Every Friday before the annual American Society of Hematology (ASH) meeting features a variety of symposia that feature current treatment practices for every type of hematological disease and malignancy.
In past years there have been three-to-four sessions covering myeloma topics. This year, in another indicator of progress in myeloma research and treatment, eleven sessions on myeloma topics are scheduled.
The Myeloma Crowd by HealthTree collaborated to with the PeerView Institute for Medical Education to conduct the A is for Antibody symposium that featured Drs. Suzanne Lentzsch, Noa Biran and Ajay Nooka.
This past week we featured each of the six Myeloma Coaches who are attending and reporting on ASH presentations. Each is reprinted below.
Be sure to check this website every day for their commentaries and other ASH news.
Kenny Capps: Focusing on the Big Picture
“After my diagnosis, my first stop was to Google everything about the disease,” recalled Kenny Capps, “I don’t recommend that.”
Seven years later, Kenny has had a transplant after receiving induction of Revlimid, Velcade and dexamethasone but has not achieved remission. He has been on Revlimid maintenance since 2016.
Along the way, he’s come to know a little something about the disease now, which led him to becoming a Myeloma Coach. “I have been a fitness coach or athlete most of my life, so after meeting Jenny, this felt like a great way to contribute.”
And he’s become more concerned about the big picture of cancer treatment and research.
“Overcoming Barriers for equitable care for myeloma” has become an important issue for Kenny, “myeloma has an unusual imbalance on the racial populations that it affects, so it's super important to address equitable care now. Minority populations have not only been underserved, but they have been repeatedly lied to and misled.”
With increased attention to disparities, many experts believe understanding and overcoming disparities in health care access and delivery is a key to achieving cures. That’s something about which Kenny wants to learn more.
Kyle Colvin: A Physician and A Myeloma Patient
Kyle Colvin was used to treating patients in his Spokane, Washington practice, not being one himself. Seven and a half years after his diagnosis, he realized the Hippocratic Oath he took as a young doctor had new meaning now that he was a patient too; it was a duty of sorts.
“As a physician, I figured I may have a unique perspective on the disease, as well as a knowledge base and the time to help patients understand the disease course and treatment options,” Kyle reasoned, “I figure that I should give back to those in need since my life has been incredibly fortunate, even with this disease.”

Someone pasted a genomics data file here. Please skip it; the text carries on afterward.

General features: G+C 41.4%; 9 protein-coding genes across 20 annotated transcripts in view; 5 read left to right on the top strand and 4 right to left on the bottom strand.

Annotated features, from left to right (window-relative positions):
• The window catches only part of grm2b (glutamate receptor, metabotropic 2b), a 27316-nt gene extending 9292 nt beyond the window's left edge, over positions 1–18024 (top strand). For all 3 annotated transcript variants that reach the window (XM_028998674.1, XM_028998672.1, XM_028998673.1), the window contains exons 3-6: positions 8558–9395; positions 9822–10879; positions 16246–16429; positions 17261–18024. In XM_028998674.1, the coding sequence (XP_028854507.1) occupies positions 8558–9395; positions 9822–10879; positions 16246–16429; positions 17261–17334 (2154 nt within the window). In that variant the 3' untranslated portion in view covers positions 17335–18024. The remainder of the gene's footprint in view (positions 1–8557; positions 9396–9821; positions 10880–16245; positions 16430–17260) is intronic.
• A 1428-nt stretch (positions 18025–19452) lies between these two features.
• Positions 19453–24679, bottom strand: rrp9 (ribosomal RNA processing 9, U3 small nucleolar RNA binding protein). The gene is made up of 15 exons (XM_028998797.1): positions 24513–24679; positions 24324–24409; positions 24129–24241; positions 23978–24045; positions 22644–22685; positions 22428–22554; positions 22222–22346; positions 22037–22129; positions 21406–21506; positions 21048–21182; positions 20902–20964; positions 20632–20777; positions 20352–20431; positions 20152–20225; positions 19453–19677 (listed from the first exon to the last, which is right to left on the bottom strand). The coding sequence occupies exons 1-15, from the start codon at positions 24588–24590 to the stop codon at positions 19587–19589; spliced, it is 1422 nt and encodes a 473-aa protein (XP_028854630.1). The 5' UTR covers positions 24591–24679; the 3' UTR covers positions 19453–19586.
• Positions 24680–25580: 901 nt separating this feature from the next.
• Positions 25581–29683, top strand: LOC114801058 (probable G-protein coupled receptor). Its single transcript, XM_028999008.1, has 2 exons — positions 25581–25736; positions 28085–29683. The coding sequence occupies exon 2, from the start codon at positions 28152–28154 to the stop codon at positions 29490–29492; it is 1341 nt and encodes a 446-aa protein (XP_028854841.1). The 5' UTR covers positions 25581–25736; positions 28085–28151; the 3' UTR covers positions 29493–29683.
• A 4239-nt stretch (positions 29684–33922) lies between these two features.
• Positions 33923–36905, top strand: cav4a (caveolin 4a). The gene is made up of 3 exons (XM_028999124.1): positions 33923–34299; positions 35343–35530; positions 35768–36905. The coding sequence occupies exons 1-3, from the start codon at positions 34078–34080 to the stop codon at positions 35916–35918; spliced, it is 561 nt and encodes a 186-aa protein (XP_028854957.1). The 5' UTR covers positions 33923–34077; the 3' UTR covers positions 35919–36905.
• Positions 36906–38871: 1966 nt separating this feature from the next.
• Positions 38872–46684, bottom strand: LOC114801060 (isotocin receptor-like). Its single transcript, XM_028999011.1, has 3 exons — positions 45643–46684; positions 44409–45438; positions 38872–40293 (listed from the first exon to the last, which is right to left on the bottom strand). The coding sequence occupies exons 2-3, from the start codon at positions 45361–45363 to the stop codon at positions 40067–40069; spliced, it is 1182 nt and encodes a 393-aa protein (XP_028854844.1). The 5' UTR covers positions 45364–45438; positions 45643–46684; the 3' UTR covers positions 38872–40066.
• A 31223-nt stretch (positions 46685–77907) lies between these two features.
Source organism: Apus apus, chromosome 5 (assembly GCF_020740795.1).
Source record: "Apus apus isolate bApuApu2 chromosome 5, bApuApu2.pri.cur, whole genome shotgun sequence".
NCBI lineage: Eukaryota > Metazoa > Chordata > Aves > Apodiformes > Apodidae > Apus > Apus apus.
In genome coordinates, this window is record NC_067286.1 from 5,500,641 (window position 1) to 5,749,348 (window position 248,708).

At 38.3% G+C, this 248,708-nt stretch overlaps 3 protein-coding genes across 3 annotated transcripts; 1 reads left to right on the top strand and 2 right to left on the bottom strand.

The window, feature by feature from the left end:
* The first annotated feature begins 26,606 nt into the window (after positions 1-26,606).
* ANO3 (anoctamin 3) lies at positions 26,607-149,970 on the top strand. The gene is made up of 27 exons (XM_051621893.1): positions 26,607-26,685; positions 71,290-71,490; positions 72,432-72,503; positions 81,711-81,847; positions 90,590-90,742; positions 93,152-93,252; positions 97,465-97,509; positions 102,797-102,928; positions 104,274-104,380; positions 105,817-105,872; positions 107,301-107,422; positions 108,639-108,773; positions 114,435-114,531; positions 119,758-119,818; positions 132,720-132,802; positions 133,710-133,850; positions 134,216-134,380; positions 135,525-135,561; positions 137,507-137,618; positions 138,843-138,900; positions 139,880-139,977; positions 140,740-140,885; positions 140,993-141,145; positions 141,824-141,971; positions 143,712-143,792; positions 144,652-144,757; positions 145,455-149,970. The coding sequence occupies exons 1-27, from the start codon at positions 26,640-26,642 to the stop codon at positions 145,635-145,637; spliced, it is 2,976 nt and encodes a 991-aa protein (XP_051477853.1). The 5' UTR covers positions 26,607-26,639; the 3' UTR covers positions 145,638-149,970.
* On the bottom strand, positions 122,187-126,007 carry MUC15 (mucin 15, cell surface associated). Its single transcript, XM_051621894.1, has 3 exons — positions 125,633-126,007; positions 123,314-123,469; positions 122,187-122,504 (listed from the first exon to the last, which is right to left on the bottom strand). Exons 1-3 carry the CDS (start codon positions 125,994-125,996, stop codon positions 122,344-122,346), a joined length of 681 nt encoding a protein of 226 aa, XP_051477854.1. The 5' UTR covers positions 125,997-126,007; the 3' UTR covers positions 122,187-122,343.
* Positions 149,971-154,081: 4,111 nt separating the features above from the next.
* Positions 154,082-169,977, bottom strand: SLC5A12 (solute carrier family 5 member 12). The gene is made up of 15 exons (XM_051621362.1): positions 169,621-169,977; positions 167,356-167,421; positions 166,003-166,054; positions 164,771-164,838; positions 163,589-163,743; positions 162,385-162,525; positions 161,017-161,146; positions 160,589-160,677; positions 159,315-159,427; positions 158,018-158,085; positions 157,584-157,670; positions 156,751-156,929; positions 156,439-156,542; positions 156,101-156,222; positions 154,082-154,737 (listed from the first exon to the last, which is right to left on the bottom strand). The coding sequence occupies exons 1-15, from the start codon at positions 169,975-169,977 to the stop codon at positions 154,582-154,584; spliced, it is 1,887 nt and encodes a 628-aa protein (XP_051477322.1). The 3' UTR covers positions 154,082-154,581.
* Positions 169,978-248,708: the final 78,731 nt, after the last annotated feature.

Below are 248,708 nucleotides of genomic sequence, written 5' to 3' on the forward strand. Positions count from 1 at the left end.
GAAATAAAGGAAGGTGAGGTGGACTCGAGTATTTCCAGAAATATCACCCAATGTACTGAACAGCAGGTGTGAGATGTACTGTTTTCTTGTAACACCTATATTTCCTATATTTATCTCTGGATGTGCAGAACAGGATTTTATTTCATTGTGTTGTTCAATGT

After being treated with RVd followed by a transplant, during maintenance, he’s focused more on oral therapies because they fit into his lifestyle. But along the way he’s experienced Kyprolis, Darzalex, and the dreaded dexamethasone. “I only lasted for one dose of selinexor.”
All patients can understand his “selfish, but true” attitude going into ASH, “I’m most interested in relapsed/refractory treatment options as this is what I’m facing” but he’s also “interested in novel agents being moved to first line treatment.
“Physicians generally do not have the luxury of time when meeting with patients and, consequently, patients may not have their questions answered or even feel heard. I figure that I should give back to those in need since my life has been incredibly fortunate, even with this disease.”
The obligation imposed by a Hippocratic Oath never ends for those who take it.
Vicki Jones: Focus on Newest Breakthroughs
“I read everything I can get my hands on about myeloma, cancer, diet and alternative treatments.” In other words, Vicki Jones likes to do much of the work for you so you don’t have to. “I’ve continued to try to be as knowledgable as possible and keep up with the wealth of information available.”
With more than 17 years and a veteran of treatments that include VAD, thalidomide, Velcade, a stem cell transplant, Revlimid, Kyprolis, Ninlaro, Darzalex and Blenrep, Vicki knows a thing or two about being a patient.
“You can do this!” she thought to herself when she became a Myeloma Coach. “Every myeloma patient has to learn to cope with this beastly disease their own way. But I’ve found that having someone who’s been through it to talk to, compare notes, and ask questions. It makes all the difference in the world and is why I’m a Myeloma Coach.”